"Original, Absolute, Indefeasible": Or, What We Talk about When We Talk about Police Power.

AuthorNeocleous, Mark

Order! was Guizot's war-cry. Order! shouted Sebastiani, the Guizotist, when Warsaw became Russian. Order! shouts Cavaignac, the brutal echo of the French National Assembly and of the republican bourgeoisie. Order! thundered [the] grape-shot as it tore into the body of the proletariat.

--Karl Marx, "The June Revolution" (1848)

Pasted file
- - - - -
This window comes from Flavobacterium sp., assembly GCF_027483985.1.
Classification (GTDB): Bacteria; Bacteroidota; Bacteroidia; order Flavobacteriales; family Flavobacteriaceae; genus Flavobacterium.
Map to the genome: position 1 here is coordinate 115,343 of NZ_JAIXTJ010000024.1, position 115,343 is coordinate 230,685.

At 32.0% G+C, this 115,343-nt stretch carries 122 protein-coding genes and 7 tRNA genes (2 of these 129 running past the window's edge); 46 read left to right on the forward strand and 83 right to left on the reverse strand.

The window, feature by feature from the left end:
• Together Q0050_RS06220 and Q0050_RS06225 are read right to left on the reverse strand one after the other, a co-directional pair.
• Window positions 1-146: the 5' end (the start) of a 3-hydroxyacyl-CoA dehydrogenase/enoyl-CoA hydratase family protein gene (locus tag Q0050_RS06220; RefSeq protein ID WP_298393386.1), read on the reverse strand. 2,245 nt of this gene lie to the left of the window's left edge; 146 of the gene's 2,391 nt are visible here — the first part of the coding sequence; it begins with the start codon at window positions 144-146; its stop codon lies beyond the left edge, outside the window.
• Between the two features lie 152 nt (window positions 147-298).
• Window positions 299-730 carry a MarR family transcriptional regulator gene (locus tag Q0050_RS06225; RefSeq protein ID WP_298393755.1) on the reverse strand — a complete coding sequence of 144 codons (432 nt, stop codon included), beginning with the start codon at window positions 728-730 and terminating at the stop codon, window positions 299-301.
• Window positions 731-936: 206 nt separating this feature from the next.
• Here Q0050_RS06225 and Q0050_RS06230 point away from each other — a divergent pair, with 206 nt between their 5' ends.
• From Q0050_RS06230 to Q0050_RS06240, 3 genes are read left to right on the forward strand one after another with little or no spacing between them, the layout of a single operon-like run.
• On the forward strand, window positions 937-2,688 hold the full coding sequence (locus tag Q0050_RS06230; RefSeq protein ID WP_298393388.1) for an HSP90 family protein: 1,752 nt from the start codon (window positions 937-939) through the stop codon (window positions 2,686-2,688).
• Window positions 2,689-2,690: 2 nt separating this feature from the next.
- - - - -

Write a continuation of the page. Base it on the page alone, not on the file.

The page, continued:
"They bombing on us now," a local musician shouts. "They bombing on us now. And they got us blocked in from the other side. Are they shooting?" "Not quite," another person explains: "It's tear gasf". The place is Ferguson, Missouri, August 2014, and the context is the confrontation between the police and those protesting against the police killing of Michael Brown. This brief exchange was reported in the Washington Post on the 14th of that month but the refrain "it's tear gas!" has in recent years become a familiar theme in reports of policing. (1) Tear gas has been used against pro-democracy campaigners in Bahrain and in Egypt's Tahrir Square; Occupy protesters in Istanbul, Hong Kong, and various American cities; those fighting for electoral reform in Uganda; students campaigning for educational reform in Santiago; anti-austerity protestors in Rio de Janeiro; schoolchildren in Nairobi protesting against the destruction of a playground; fuel subsidy campaigners in Nigeria; Buddhist monks in Thailand; Palestinians in the territories occupied and controlled by the Israeli Defense Force; Kashmir students in Srinagar; farmers protesting during the Tour de France; and prisoners in large numbers in US jails. This list could be much longer, but tear gas is clearly a popular weapon of choice for the state.